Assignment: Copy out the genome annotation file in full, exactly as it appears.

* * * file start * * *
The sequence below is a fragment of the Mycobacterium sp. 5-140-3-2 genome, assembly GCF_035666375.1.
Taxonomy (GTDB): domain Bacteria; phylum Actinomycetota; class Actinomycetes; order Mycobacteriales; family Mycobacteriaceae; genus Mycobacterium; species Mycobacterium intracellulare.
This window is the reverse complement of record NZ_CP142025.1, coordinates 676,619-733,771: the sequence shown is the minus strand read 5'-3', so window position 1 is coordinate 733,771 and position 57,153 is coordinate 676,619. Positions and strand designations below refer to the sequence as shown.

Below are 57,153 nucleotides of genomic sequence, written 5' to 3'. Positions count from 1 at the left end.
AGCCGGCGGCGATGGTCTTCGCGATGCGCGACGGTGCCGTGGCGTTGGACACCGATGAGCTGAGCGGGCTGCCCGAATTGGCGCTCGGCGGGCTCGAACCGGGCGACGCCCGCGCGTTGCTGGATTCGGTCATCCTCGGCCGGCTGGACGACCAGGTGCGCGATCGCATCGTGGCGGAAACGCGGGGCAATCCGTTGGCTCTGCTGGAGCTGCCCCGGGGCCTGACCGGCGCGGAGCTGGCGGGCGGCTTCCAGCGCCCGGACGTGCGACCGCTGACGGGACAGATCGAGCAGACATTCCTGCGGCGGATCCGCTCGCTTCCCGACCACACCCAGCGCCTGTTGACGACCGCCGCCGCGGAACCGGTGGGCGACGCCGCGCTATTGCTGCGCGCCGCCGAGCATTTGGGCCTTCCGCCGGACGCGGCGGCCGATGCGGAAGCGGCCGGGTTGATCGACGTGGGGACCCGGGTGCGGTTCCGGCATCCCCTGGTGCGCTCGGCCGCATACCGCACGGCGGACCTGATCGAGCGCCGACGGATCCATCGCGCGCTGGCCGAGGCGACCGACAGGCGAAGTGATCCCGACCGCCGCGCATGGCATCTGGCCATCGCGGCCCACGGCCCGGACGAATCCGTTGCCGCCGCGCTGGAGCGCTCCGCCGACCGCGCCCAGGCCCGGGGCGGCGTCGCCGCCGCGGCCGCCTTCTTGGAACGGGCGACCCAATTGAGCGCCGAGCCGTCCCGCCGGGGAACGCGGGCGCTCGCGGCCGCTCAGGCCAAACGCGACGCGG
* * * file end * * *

The sequence below is a fragment of the Mycobacterium sp. 5-140-3-2 genome, assembly GCF_035666375.1.
Taxonomy (GTDB): domain Bacteria; phylum Actinomycetota; class Actinomycetes; order Mycobacteriales; family Mycobacteriaceae; genus Mycobacterium; species Mycobacterium intracellulare.
This window is the reverse complement of record NZ_CP142025.1, coordinates 676,619-733,771: the sequence shown is the minus strand read 5'-3', so window position 1 is coordinate 733,771 and position 57,153 is coordinate 676,619. Positions and strand designations below refer to the sequence as shown.

Below are 57,153 nucleotides of genomic sequence, written 5' to 3'. Positions count from 1 at the left end.
AGCCGGCGGCGATGGTCTTCGCGATGCGCGACGGTGCCGTGGCGTTGGACACCGATGAGCTGAGCGGGCTGCCCGAATTGGCGCTCGGCGGGCTCGAACCGGGCGACGCCCGCGCGTTGCTGGATTCGGTCATCCTCGGCCGGCTGGACGACCAGGTGCGCGATCGCATCGTGGCGGAAACGCGGGGCAATCCGTTGGCTCTGCTGGAGCTGCCCCGGGGCCTGACCGGCGCGGAGCTGGCGGGCGGCTTCCAGCGCCCGGACGTGCGACCGCTGACGGGACAGATCGAGCAGACATTCCTGCGGCGGATCCGCTCGCTTCCCGACCACACCCAGCGCCTGTTGACGACCGCCGCCGCGGAACCGGTGGGCGACGCCGCGCTATTGCTGCGCGCCGCCGAGCATTTGGGCCTTCCGCCGGACGCGGCGGCCGATGCGGAAGCGGCCGGGTTGATCGACGTGGGGACCCGGGTGCGGTTCCGGCATCCCCTGGTGCGCTCGGCCGCATACCGCACGGCGGACCTGATCGAGCGCCGACGGATCCATCGCGCGCTGGCCGAGGCGACCGACAGGCGAAGTGATCCCGACCGCCGCGCATGGCATCTGGCCATCGCGGCCCACGGCCCGGACGAATCCGTTGCCGCCGCGCTGGAGCGCTCCGCCGACCGCGCCCAGGCCCGGGGCGGCGTCGCCGCCGCGGCCGCCTTCTTGGAACGGGCGACCCAATTGAGCGCCGAGCCGTCCCGCCGGGGAACGCGGGCGCTCGCGGCCGCTCAGGCCAAACGCGACGCGG